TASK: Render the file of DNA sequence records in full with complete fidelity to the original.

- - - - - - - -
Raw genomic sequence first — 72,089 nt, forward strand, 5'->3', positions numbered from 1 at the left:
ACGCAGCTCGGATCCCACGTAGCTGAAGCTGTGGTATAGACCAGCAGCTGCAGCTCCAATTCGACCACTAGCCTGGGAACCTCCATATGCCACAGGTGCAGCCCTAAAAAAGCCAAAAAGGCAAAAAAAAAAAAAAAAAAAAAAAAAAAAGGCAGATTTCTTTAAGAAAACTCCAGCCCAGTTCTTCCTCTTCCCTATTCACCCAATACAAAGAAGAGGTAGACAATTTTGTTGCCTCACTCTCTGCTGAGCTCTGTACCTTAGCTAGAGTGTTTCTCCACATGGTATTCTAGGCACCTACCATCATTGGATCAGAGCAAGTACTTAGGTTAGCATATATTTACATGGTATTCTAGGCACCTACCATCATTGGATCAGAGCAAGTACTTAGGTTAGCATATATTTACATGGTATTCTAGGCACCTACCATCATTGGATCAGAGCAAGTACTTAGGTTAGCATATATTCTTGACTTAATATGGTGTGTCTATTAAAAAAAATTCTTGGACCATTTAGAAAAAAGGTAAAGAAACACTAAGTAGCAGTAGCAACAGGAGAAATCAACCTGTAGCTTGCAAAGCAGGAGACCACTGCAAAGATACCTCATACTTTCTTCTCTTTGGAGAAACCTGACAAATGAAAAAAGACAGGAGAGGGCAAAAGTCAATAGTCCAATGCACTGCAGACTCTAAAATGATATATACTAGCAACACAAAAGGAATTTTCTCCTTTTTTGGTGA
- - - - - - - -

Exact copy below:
Raw genomic sequence first — 72,089 nt, forward strand, 5'->3', positions numbered from 1 at the left:
ACGCAGCTCGGATCCCACGTAGCTGAAGCTGTGGTATAGACCAGCAGCTGCAGCTCCAATTCGACCACTAGCCTGGGAACCTCCATATGCCACAGGTGCAGCCCTAAAAAAGCCAAAAAGGCAAAAAAAAAAAAAAAAAAAAAAAAAAAAGGCAGATTTCTTTAAGAAAACTCCAGCCCAGTTCTTCCTCTTCCCTATTCACCCAATACAAAGAAGAGGTAGACAATTTTGTTGCCTCACTCTCTGCTGAGCTCTGTACCTTAGCTAGAGTGTTTCTCCACATGGTATTCTAGGCACCTACCATCATTGGATCAGAGCAAGTACTTAGGTTAGCATATATTTACATGGTATTCTAGGCACCTACCATCATTGGATCAGAGCAAGTACTTAGGTTAGCATATATTTACATGGTATTCTAGGCACCTACCATCATTGGATCAGAGCAAGTACTTAGGTTAGCATATATTCTTGACTTAATATGGTGTGTCTATTAAAAAAAATTCTTGGACCATTTAGAAAAAAGGTAAAGAAACACTAAGTAGCAGTAGCAACAGGAGAAATCAACCTGTAGCTTGCAAAGCAGGAGACCACTGCAAAGATACCTCATACTTTCTTCTCTTTGGAGAAACCTGACAAATGAAAAAAGACAGGAGAGGGCAAAAGTCAATAGTCCAATGCACTGCAGACTCTAAAATGATATATACTAGCAACACAAAAGGAATTTTCTCCTTTTTTGGTGA